Cyber fatigue is inevitable and a potential security lapse, but users can protect themselves with a VPN (Virtual Private Network).
The username/password jumble is yet to be redefined or improved. Technology has advanced from using IBM machines as big as an office room with the sole purpose of validating calculations to sleek systems with bit processing rates higher than its predecessors. The only practice which stood the test of time and came out unscathed is the unassailable demand of password for every login.
The rise of Internet fatigue syndrome
The diversification of Internet applications translates to a comparable number of login access information. There are separate logins for banking apps, dating apps, social networking sites, personal emails, professional emails, and so on. Remembering one password is hard enough, add to it the specific ones required by each, users are bound to get more reckless. According to a survey report, two of the most popular password choices are ‘PASSWORD/ Password’ and ‘123456’.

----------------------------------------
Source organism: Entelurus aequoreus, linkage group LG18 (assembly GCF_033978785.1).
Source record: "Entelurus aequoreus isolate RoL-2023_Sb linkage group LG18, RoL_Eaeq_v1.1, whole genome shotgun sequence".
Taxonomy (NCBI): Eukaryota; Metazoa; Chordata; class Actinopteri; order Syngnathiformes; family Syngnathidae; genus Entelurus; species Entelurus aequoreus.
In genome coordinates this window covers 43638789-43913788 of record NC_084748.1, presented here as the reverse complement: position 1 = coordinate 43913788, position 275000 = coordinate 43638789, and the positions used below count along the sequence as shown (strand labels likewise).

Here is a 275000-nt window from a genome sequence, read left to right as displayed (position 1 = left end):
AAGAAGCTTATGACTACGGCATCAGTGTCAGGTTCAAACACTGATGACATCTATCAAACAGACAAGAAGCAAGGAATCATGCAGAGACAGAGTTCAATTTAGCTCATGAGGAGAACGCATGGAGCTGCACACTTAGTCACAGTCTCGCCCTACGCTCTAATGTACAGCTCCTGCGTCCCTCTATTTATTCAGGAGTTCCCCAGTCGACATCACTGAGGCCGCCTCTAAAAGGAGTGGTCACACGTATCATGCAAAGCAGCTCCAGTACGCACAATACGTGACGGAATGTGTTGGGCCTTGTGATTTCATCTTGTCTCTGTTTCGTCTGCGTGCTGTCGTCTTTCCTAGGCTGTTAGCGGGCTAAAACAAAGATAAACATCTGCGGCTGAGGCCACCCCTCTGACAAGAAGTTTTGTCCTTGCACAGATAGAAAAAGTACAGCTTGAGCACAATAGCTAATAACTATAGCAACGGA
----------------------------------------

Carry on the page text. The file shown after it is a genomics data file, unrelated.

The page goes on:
Security fatigue is now identified as a quantifiable phenomenon by the National Institute of Standards and Technology. Most users stick to the same username/password combination for all their online accounts. In such cases, hacking into one account gives access to all which are connected.
Cyber fatigue is inevitable, switch to VPN for improved protection
Retail sector remains the popular target for data breaches (89%), closely followed by the automotive industry (86%) and then technology and banking (76%). The sector with the highest security enhancement adoption rates is banking and technology, given their sensitive nature. As compared to the retail sector, banking has a lot more at stake if the network is penetrated.
Bolstering security need not be an expensive affair. There are straightforward solutions to step up Internet security, make the passwords longer without comprehensible words, update firewall, educate employees on security fatigue and prevention, and lastly switch to a VPN.
VPN offers the users impenetrable defence against data exposure. These are paid services which ensure that the browsing history and data communication across the network is protected. VPNs operate by forming a secure tunnel between the destination server (gateway) and the PC. The gateway can be located anywhere at any distance, and all the information passes only through this channel. If someone were to pry into your network, they will receive information only on the server’s geographical location and not the user’s.